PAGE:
Targeting Cancerous Tumors With Another Deadly Agent--Salmonella


When three Yale scientists suggested in 1993 that a good way to kill cancer tumors might be to inject people with the deadly bacterium salmonella, the reaction of their peers was at best, well, mixed.

“Some people literally said, ‘You’re crazy,”’ recalled David Bermudes, now a senior scientists at Vion Pharmaceuticals Inc., a New Haven, Conn. biotechnology company specializing in cancer research.

But, Bermudes and two partners published results of their research in the scientific journal Cancer Research. The paper shows a genetically altered strain of salmonella--best known as a source of food poisoning from mishandled poultry--had significantly reduced growth of melanoma tumors and extended the lives of laboratory mice.


The results of their work have been so promising that tiny Vion is supporting nearly 20 scientists at Yale and in the company’s Science Park headquarters, hoping that salmonella therapy will catapult Vion into the top rank of oncologic research companies.

And the three researchers hope therapy will one day play as big a role in suppressing tumor growth as chemotherapy and radiation treatment.

“In 25 years in the business this is the most exciting thing I have seen in cancer research,” said John Spears, president and chief executive officer at Vion.

How the Yale researchers stumbled across such a radical idea is a story of scientific serendipity that brought three men of diverse science backgrounds together.

And an odd confluence of events led melanoma researcher John Pawelek to find a bizarre solution to a knotty problem in the same building at the Yale School of Medicine.

All the serendipity in the world however, can’t make a scientific breakthrough without cash, and Vion has been supporting the work since 1993. Still, Spears acknowledged the project was almost killed as “just too crazy.”


Eventually, Vion hired Bermudes and licensed the technology from Yale. Tiny Vion, with market capitalization of about $50 million, has sunk nearly $20 million into the project to date.

That’s a huge bet for a young biotech company such as Vion, a start-up company that went public in August 1995.

Like nearly all biotech start-ups, Vion expects to lose money for years, and in 1996 it reported just $100,000 in revenue and a net loss of $7.6 million.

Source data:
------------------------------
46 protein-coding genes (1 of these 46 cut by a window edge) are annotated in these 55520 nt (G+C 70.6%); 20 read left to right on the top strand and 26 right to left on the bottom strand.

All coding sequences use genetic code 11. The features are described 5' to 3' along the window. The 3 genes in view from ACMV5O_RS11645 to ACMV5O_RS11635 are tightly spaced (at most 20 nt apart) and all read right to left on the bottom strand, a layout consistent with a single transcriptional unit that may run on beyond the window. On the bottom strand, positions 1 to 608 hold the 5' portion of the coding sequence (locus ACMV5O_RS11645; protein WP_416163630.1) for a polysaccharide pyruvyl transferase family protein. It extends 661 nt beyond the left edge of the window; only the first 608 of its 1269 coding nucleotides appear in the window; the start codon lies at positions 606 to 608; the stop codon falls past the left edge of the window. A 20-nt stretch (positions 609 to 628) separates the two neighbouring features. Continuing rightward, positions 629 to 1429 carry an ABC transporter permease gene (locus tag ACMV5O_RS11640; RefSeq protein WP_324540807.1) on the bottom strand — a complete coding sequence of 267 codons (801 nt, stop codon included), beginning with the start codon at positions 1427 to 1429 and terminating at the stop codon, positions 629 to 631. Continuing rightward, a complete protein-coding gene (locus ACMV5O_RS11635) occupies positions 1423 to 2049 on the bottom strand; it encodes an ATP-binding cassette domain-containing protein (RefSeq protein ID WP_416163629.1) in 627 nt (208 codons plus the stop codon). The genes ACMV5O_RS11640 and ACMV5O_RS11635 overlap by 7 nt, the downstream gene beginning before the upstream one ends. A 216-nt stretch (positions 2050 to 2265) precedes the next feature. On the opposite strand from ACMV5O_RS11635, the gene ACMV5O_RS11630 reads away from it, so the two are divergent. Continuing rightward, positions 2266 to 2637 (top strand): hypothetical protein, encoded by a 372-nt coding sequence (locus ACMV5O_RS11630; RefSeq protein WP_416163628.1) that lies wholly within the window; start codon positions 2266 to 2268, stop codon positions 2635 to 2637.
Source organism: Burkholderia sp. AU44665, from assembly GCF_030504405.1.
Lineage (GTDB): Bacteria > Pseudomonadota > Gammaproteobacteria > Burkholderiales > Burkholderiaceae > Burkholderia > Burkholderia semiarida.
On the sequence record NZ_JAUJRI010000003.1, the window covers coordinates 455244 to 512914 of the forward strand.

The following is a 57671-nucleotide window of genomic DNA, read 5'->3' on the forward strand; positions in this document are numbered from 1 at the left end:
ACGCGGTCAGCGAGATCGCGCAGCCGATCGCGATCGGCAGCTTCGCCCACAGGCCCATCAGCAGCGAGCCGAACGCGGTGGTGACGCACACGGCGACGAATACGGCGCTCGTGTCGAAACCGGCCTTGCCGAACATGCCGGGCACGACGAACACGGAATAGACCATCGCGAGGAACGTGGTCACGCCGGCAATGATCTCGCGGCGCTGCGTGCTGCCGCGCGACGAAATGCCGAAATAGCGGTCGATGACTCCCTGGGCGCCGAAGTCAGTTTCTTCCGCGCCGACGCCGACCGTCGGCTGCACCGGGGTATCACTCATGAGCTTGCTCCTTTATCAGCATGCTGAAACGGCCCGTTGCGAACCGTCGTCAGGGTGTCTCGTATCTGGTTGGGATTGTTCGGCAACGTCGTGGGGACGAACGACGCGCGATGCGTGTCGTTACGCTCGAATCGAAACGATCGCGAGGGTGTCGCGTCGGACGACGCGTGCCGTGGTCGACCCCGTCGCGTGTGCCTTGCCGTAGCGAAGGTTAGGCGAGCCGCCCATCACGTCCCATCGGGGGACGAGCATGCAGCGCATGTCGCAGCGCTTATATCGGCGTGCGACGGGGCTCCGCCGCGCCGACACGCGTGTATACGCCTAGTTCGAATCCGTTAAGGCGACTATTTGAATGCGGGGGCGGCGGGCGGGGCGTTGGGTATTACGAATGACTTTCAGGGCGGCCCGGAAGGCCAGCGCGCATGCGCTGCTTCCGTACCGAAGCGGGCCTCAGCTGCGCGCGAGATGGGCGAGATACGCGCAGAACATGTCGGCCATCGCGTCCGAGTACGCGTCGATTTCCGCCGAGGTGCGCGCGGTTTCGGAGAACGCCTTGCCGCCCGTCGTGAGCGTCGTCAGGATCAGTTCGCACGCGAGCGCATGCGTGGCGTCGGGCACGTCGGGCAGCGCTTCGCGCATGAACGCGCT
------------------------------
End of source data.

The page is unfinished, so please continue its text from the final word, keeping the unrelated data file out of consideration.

“Biotech is not for the weak of heart,” Spears said.

The story begins in 1992 when Pawelek read a book by University of Massachusetts microbiologist Lynn Margulis. Margulis developed the theory, now widely embraced, that all multi-cell organisms arose from a sort of cooperative hybridization of ancient bacteria.

Pawelek wrote to Margulis that he was intrigued by a theory that the spread of cancer involved a similar hybridization between white blood cells and cancer cells.

Margulis wrote back and recommended that he talk to her former doctoral student, Bermudes, an expert on parasites who was familiar with hybridization in evolution.


It turned out that Bermudes was working on how parasites affect white blood cells--just three floors above Pawelek’s own labs.

Bermudes had little experience in cancer research, but he was intrigued by Pawelek’s thoughts about the connection between white blood cells and the spread of cancer.

Soon after talking to Pawelek, Bermudes said, he had a dream in which he was reading a paper about how parasites attack white blood cells. The next morning, he said, “Why not parasites attacking cancer cells?”

The two eventually focused on salmonella, a particularly insidious and virulent bacterium that causes food poisoning and septic shock, another potentially fatal bacterial infection.

Salmonella’s adroitness at worming its way into the cells of its victims made it a particularly attractive agent to attack deep into cancer tumors. Salmonella, it turned out, can even swim into tumors not fed by blood vessels. And during early tests on mice, salmonella itself seemed to inhibit tumor growth before infections killed the mice.

Neither Bermudes nor Pawelek, however, knew how to neutralize the sometimes lethal effects of salmonella. So Pawelek contacted K. Brooks Low, another Yale colleague who was an expert on salmonella’s close genetic cousin, the widely studied E. coli bacterium, which also has been implicated in some food poisoning cases.


It was Low who would strip salmonella of its harmful effects by engineering the strain so that it fed only on nutrients within the cancer tumor. At the same time, Pawelek and Bermudes engineered the salmonella so it also carried a known tumor-killing enzyme.

“It’s like training hounds to react to the scent of prey,” Pawelek said.

Despite receiving high levels of salmonella, the lab mice showed no signs of infection, the trio reported. And unlike other therapies that must be introduced directly into tumors, the salmonella can reach its target through the bloodstream.

And that characteristic is “the Holy Grail of cancer research,” Spears said.

For his part Pawelek believes the therapy may revolutionize the treatment of cancer. But he retains a hearty respect for diabolically complex disease.

“Salmonella is very clever,” he said. “But cancer is clever too.”